One of the strengths of characterisation modelling is the focus on getting the relative importance between substances right. In combination with the life cycle perspective applied in LCA, this has led to the development of carbon footprint (life cycle climate change impact of a product) that is, for instance, communicated for ecolabelling purposes. In order not to forget the chemical impacts that a product may have, a “chemical footprint” or “toxicity footprint” has been discussed. In the development of such a metric, it seems obvious to build it on a consensus-driven model, such as USEtox, and base the calculation of the toxicity footprints on the USEtox characterisation factors. With the focus on “mainstreaming” of LCA in the third phase of the UNEP–SETAC Life Cycle Initiative and in the work of The Sustainability Consortium on dissemination of LCA in product chains from multiple fields of consumption, it is important that the toxic impact assessment is included and LCA is not reduced to being primarily an energy and resource analysis. We consider that USEtox represents an important step forward for the inclusion of impacts from chemical emissions in LCA, being a consensus model built on a good understanding of the central elements of the characterisation modelling and providing a substance coverage that is much broader than what has been offered earlier. In the last two decades, the process of comparative toxicity assessment has advanced very significantly. USEtox is also tested and applied outside the LCA field for chemical screening and has now acquired a sufficient maturity to be systematically used in LCA when properly interpreted. We, however, also acknowledge that there is still a way to go in further understanding and reducing sources of uncertainty and error. The number of ongoing activities in the field of toxic impact assessment in LCA is high, and ongoing efforts aim to include other product relevant impact pathways in USEtox, such as indoor emissions and direct consumer exposure. A number of the activities that involve the USEtox model are documented in this special issue. Their quality and variety give us good hope for the future development of USEtox and more broadly for the assessment of chemical impacts in LCA within the coming decade.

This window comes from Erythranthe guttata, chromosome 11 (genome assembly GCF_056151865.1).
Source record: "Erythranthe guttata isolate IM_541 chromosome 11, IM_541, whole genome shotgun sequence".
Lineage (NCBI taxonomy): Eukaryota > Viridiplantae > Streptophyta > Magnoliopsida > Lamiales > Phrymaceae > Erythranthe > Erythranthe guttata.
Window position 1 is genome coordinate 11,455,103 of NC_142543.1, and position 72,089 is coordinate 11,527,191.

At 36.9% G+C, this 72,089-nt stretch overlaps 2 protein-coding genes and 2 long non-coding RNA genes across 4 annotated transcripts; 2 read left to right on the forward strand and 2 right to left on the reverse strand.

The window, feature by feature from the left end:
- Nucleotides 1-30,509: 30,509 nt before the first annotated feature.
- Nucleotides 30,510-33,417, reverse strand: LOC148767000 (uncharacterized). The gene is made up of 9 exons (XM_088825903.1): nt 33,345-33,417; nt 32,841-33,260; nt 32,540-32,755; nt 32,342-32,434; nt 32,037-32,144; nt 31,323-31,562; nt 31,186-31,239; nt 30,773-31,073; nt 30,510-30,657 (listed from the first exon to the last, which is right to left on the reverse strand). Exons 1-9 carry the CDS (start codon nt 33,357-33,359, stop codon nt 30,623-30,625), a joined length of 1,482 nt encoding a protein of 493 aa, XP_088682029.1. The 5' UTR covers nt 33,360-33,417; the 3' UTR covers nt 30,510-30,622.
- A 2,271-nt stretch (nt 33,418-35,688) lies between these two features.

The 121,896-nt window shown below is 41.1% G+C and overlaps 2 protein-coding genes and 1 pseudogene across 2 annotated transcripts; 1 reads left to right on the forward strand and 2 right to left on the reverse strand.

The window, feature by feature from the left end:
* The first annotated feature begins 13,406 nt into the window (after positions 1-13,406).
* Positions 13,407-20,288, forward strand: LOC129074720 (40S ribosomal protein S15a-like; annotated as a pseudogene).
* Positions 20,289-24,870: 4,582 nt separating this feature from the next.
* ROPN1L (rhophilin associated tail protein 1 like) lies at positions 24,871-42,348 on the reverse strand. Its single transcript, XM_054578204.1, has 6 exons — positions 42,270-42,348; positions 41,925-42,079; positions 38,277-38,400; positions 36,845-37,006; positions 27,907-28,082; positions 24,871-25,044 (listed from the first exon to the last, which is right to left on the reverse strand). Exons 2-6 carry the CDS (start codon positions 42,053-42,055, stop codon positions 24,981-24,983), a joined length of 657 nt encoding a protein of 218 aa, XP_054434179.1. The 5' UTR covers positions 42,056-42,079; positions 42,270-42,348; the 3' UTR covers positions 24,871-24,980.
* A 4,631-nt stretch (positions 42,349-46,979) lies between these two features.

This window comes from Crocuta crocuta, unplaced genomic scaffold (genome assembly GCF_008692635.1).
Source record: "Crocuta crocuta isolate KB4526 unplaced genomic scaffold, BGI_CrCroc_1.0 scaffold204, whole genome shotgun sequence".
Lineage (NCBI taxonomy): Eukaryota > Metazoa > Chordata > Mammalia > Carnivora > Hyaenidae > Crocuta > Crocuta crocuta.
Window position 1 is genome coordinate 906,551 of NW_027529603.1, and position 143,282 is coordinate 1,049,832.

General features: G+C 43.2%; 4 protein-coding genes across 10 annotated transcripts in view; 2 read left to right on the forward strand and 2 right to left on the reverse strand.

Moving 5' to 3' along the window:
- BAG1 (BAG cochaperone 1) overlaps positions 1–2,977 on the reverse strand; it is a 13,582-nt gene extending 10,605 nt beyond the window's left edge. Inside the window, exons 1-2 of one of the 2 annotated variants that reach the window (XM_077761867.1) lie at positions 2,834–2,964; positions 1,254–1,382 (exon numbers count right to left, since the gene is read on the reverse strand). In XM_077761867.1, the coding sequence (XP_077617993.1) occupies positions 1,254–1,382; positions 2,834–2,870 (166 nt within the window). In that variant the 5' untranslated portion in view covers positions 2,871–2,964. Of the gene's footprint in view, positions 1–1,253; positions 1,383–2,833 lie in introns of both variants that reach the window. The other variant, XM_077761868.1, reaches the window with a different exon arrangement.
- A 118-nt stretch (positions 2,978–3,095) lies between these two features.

Notes

Open Access

This article is distributed under the terms of the Creative Commons Attribution Noncommercial License which permits any noncommercial use, distribution, and reproduction in any medium, provided the original author(s) and source are credited.

References

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Copyright information

© The Author(s) 2011

Authors and Affiliations

  • Michael Z. Hauschild
    • 1
  • Olivier Jolliet
    • 2
  • Mark A. J. Huijbregts
    • 3
  1. 1.DTU Management EngineeringTechnical University of DenmarkLyngbyDenmark
  2. 2.Department of Environmental Health Sciences, School of Public HealthUniversity of MichiganAnn ArborUSA
  3. 3.Department of Environmental Science, Institute for Water and Wetland ResearchRadboud University NijmegenNijmegenThe Netherlands